Autism Glass could be new face in emotion recognition
Like most autistic children, Julian Brown has trouble reading the emotions on people's faces.
It's one of the biggest challenges for people with the neurological disorder.
But now the 10-year-old is getting help from facial recognition software that runs on Google Glass, the computerised eyewear developed by Google.
Stanford University researchers are studying if a device called Autism Glass could drastically help the lives of children suffering from autism.
It's thought the new technology could help autistic children improve their ability to read emotions in people's faces.
Julian wears Autism Glass for an hour a day while interacting with family members.
"There's not a machine that can read your mind. But this helps with the emotions, you know, recognising them," he says.
The device alerts him to the emotions on their faces and tests his ability to read facial expressions.
"I really think it would help autistic people a lot."
Julian is one of around a hundred autistic children participating in the study to see if the device can improve their face-reading abilities.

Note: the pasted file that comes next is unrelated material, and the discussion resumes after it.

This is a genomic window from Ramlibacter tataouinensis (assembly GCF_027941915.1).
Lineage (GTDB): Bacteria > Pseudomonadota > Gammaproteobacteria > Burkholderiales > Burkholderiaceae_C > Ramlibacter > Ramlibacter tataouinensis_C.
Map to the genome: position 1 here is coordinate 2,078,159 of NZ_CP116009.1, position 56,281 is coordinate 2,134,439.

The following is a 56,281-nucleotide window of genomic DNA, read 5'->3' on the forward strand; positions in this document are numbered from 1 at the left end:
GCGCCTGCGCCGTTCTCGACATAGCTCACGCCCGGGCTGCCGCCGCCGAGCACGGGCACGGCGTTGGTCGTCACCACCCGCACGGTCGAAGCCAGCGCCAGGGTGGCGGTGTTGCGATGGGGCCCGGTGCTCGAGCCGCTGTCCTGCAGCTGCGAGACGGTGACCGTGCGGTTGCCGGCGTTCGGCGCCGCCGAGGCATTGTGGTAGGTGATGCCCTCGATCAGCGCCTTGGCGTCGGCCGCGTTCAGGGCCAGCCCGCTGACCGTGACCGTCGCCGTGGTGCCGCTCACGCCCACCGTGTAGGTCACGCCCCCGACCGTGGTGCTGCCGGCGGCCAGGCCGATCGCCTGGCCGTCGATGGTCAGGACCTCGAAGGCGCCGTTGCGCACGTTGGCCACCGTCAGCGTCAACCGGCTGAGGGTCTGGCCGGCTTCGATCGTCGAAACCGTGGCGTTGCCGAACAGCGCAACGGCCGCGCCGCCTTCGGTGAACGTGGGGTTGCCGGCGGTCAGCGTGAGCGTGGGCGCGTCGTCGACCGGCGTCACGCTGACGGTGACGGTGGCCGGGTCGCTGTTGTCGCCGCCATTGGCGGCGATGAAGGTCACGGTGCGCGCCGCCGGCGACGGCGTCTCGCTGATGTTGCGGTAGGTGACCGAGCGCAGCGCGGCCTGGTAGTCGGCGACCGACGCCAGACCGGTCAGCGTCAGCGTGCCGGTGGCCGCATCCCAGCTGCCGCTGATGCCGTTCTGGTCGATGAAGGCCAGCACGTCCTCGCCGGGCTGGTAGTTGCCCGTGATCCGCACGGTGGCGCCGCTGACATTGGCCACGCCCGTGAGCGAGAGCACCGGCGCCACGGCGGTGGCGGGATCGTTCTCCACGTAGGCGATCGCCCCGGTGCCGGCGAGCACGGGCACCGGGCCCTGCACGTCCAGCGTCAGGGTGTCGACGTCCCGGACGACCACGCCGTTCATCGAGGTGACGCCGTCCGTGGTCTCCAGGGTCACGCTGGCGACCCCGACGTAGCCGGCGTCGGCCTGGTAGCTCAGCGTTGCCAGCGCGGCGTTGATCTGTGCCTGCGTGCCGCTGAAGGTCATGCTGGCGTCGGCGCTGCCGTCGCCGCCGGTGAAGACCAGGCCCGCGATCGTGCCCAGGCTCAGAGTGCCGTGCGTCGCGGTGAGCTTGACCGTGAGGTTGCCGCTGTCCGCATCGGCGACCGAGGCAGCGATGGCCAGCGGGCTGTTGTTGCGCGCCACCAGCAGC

"The Autism Glass programme is meant to teach children with autism how to understand what a face is telling them and we believe that when that happens they will become more socially engaged and as a consequence of that gain confidence in social settings," lead researcher Dennis Wall says.
The software has been designed to analyse faces and recognise common emotions such as happy, angry, sad and surprised to create a behavioural aide that recognises expressions and faces and gives social cues accordingly.
"It (the device) has helped our son who's using the Google Glasses connect with the family more. He's talking more to us," Julian's mum Kristen Brown says.
If the study shows positive results, the product could be available for families within a few years.